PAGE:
BEVERLY HILLS, California — Setting aside the end result, reviews and box-office performance, what is the gutsiest film ever made? Was it Gus Van Sant's shot-by-shot remake of "Psycho"? George Lucas' decision to risk the legacy of his "Star Wars" movies by making prequels? Mel Gibson courting religious controversy to film an incredibly graphic, subtitled film about Jesus Christ?
Or is it Zack Snyder's "[movie id="302856"]Watchmen[/movie]"?
"As far as cojones go, it ranks right up there," [movieperson id="302217"]Matthew Goode[/movieperson] said of his director.
"I'm thoroughly impressed by the ba--s that he had to take this project on," [movieperson id="189039"]Billy Crudup[/movieperson] agreed. "It's a pretty substantial undertaking, even if it weren't the most revered graphic novel of all time."
On Friday, you can finally go see "Watchmen" and decide for yourself whether
[movieperson id="329963"]Snyder's[/movieperson] blockbuster bet paid off. But before you do, here are the top 10 reasons why it might just be the riskiest mainstream movie ever made by a filmmaker:
10. It Remakes a Sacred Text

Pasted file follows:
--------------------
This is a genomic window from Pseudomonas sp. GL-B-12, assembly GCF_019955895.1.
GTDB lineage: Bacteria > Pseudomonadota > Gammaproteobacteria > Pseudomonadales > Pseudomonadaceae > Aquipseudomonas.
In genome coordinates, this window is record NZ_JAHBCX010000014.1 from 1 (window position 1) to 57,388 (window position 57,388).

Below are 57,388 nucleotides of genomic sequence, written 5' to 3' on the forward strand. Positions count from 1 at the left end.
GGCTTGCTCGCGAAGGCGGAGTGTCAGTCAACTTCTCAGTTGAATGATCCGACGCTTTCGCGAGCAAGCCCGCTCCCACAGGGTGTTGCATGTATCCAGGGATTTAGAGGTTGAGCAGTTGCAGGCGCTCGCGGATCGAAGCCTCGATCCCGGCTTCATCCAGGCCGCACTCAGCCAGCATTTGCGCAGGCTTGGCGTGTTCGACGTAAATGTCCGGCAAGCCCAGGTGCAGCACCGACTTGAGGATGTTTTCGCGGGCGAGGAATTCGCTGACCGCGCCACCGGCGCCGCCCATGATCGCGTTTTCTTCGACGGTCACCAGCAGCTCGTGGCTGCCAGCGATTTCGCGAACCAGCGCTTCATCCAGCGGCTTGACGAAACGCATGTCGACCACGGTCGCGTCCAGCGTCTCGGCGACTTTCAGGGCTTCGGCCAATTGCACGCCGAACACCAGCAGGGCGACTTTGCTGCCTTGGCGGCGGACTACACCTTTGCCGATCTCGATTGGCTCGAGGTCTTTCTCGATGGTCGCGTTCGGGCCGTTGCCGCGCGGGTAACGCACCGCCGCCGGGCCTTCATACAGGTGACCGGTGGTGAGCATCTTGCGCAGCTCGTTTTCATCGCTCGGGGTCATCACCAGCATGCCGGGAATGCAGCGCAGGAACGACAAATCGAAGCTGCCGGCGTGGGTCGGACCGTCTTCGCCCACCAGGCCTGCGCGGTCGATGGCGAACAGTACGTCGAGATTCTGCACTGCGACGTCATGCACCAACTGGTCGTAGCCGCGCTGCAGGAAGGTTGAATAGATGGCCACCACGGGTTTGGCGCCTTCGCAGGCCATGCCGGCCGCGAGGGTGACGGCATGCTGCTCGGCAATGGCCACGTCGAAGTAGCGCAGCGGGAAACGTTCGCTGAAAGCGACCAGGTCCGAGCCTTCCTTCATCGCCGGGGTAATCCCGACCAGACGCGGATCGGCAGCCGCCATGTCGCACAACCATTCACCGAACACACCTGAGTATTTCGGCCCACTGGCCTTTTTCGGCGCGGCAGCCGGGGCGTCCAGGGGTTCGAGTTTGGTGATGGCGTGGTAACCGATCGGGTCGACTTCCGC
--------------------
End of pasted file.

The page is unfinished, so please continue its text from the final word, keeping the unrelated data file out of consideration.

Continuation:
On the holy mountain of graphic novels, few would disagree that "Watchmen" sits at the very top. In 2005, Time listed it among the greatest English-language novels of all time, alongside such other unfilmable classics as "The Catcher in the Rye" and "On the Road." Since its publication in 1986, "Watchmen" has been ripped off countless times, most recently by "Heroes" — and, inevitably, younger audiences will assume that "Watchmen" is the derivative work.
9. It Kills a Living Person
Chew on this for a moment: Soon, a very-alive person will be able to buy a ticket, get a bucket of popcorn and watch himself being murdered 24 years ago — in IMAX, no less. In the entire history of film, it is simply unprecedented.
8. It Has No Stars
In the years leading up to the "Watchmen" movie, names like Keanu Reeves, Jude Law, Tom Cruise, Kate Winslet and even Jonah Hill were tossed around. Instead, Snyder went for the likes of Goode, Crudup, [movieperson id="402115"]Malin Akerman[/movieperson] and [movieperson id="320042"]Patrick Wilson[/movieperson] — not exactly newcomers, but hardly household names. In a town driven by star power, credit the director for casting appropriate names instead of marquee ones.
7. It Repeatedly Shows Crudup's Li'l Billy
In Hollywood, full-frontal male nudity is few and far between: "Bad Lieutenant," "The Color of Night," "Teeth," etc. As Jon Osterman becomes more God-like, he is less concerned with mortal matters like covering himself up — and, thankfully, the film stays true to Dr. Manhattan's free-wheeling ways, MPAA be damned.
6. It Boldly Goes Where Geniuses Have Failed
Terry Gilliam, Darren Aronofsky and Paul Greengrass are three of the best filmmakers of the past few decades. They also each took turns holding hands with "Watchmen," only to walk away confused and unloved. It is often said that those who don't learn from history are condemned to repeat it — yet, somehow, Snyder has succeeded where those three Oscar-worthy filmmakers failed.